By Michael Kew
EXPECTING ME: Jim, Devlon, Wisam—all 30-somethings, beachfront and beatific, smoking cigarettes, idle on sand in the shade of a white tent.
“You are Michael?” Devlon asks as I approach.
“Yeah. This the surf shack?”
“Yeah. I was told to keep an eye out for you while you’re surfing.”
Flanking the small dynamited boat channel, the waves are waist-high. Crumbly, flaccid. Low tide and reefy.
Me: “Almost breaking?”
Jim: “Need high tide. The reef looks smooth, but it is sharp and shallow. Many urchins.”
Devlon and Jim were born nearby. Everything here is nearby. A Micronesian isle of eight square miles, Nauru is a quintessential dot-on-map.
“Did you learn English here?” I ask Devlon, who could be the twin brother of football star Deion Sanders.
“Yeah. It’s our second language. But many Nauruans don’t know Nauruan—they only learn English. We have no school for Nauruan language. No one teaching it. I have five children, and only two can speak Nauruan. Otherwise just English.”
Wisam is an Iraqi refugee who speaks scant English. He arrived via leaky boat and lives on Nauru for free. Comfortably. He likes this island.
“No surf in Iraq,” he says, smiling big, half his tan face in wraparound sunglasses, hands in baggy blue pockets.
I glance back at the channel. Manmade, it is 20 feet wide, 240 feet long, and iffy in any sort of swell. This afternoon, a man on a rooster-tailing jet ski is gouging circles in the water and zooming back and forth outside the reef before, at full speed, gunning toward shore, slowing just short of nine people lazing in the turquoise nearshore pool.
Above white sand and waterline, the green groundcover is dotted with trash, two upturned wooden canoes, coconut husks, some bleached whalebones. On the cracked cement boat ramp, next to large white coral boulders, are six rusty boat trailers attached to six rusty utes. The six boats are at sea. It’s a busy but lax vibe, stripped to pure purpose—fishing and swimming. Maybe some surfing.
“You surf, Devlon?”
“Yeah, some of us adults do. We’ve just started, mainly because of the lifeguard training. Before, we had a bus to bring lots of local kids to surf here, but now there is no bus, so no transport. The bus broke down a year ago, and everything faded away. Now, instead of them all coming to surf together, it’s maybe two or three at a time. But the kids, they want to surf every day.”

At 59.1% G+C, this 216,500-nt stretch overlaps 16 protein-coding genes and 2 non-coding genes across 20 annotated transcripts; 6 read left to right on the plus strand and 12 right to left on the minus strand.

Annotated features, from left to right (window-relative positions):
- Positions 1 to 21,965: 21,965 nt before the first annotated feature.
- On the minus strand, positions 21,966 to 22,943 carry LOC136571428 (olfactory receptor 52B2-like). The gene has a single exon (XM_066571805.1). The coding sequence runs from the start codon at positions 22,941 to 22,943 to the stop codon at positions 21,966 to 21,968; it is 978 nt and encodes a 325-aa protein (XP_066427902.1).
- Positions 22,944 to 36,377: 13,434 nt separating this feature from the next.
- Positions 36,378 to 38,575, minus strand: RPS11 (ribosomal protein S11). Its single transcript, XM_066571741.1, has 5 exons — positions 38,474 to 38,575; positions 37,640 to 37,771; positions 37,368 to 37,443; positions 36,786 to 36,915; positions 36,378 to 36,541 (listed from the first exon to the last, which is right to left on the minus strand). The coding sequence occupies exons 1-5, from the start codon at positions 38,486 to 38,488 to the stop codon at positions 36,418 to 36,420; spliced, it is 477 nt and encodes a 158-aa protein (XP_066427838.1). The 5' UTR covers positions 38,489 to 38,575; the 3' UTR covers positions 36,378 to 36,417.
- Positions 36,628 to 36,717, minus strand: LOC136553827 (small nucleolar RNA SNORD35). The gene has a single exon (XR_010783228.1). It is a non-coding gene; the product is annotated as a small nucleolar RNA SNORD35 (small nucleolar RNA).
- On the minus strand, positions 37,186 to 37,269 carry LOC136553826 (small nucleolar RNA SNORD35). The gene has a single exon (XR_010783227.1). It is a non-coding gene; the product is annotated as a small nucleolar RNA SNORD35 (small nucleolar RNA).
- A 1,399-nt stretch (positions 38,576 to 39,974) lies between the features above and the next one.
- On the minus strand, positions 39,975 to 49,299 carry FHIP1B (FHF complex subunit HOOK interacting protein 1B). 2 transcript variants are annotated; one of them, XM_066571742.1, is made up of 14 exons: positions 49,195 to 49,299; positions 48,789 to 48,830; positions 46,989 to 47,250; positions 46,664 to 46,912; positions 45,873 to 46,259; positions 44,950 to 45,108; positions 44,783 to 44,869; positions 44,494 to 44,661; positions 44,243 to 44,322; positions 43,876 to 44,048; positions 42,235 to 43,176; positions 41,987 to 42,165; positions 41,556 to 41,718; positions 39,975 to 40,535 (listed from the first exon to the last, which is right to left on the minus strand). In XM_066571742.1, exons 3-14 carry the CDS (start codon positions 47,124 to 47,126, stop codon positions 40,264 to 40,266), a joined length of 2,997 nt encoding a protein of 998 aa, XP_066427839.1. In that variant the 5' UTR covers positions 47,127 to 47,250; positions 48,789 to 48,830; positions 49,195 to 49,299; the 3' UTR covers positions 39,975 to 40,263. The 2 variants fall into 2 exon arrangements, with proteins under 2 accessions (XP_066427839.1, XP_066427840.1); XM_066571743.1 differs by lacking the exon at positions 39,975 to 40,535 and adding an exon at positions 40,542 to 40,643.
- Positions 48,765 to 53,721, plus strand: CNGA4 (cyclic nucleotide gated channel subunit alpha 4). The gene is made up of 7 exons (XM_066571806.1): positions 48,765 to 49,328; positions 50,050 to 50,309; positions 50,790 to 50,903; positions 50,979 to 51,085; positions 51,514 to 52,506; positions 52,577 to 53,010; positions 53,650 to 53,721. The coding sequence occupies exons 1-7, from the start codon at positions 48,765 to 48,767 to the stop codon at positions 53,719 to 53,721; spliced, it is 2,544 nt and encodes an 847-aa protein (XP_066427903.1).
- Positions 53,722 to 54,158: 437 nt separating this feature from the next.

“Perhaps there will be a Nauruan surf champion,” I say, watching the dribble. “Is this the island’s best surf spot?”
“There is a more better surfing place, but it’s other side of the island at the Menen Hotel,” Devlon says. “Needs different wind and swell directions. This wave here, it’s a small wave, but can get really good sometimes. Maybe a few hours from now.”
Devlon, whose English holds a hint of chewy Russian inflection with words including the letter L, continues: “An Aussie bloke name John used to be the main surf club guy, but lately he’s been working so much, he handed the reins to me.”
“You’re the surf king?”
He laughs. “I’m not the king—mostly just an assistant. John’s the one with the brains.”
“So there is much local interest in surfing?”
“Yeah. Like I said, the kids love it. This club has had a positive effect on them. They are why we train. Up until a few years ago, there were lots of drownings here. Now there are none.”
“We working here 10 hours a day, 9 a.m. to 7 p.m. every day, which is why we can’t do much with the surf club now. This is all new. Before, we used to operate under the Australian Lifeguard Association; now we are controlled by our government. It’s not volunteer. It’s good. We only do training Mondays and Fridays. Saturdays we mostly have families coming for swimming.”
“Have you met any foreigners who came here to surf?”
“No. No tourists at all. Only people coming here for work, government contracts, the refugee camps.” He looks amused. “Why are you here? You’re our first surf tourist, eh?”
Likely the last.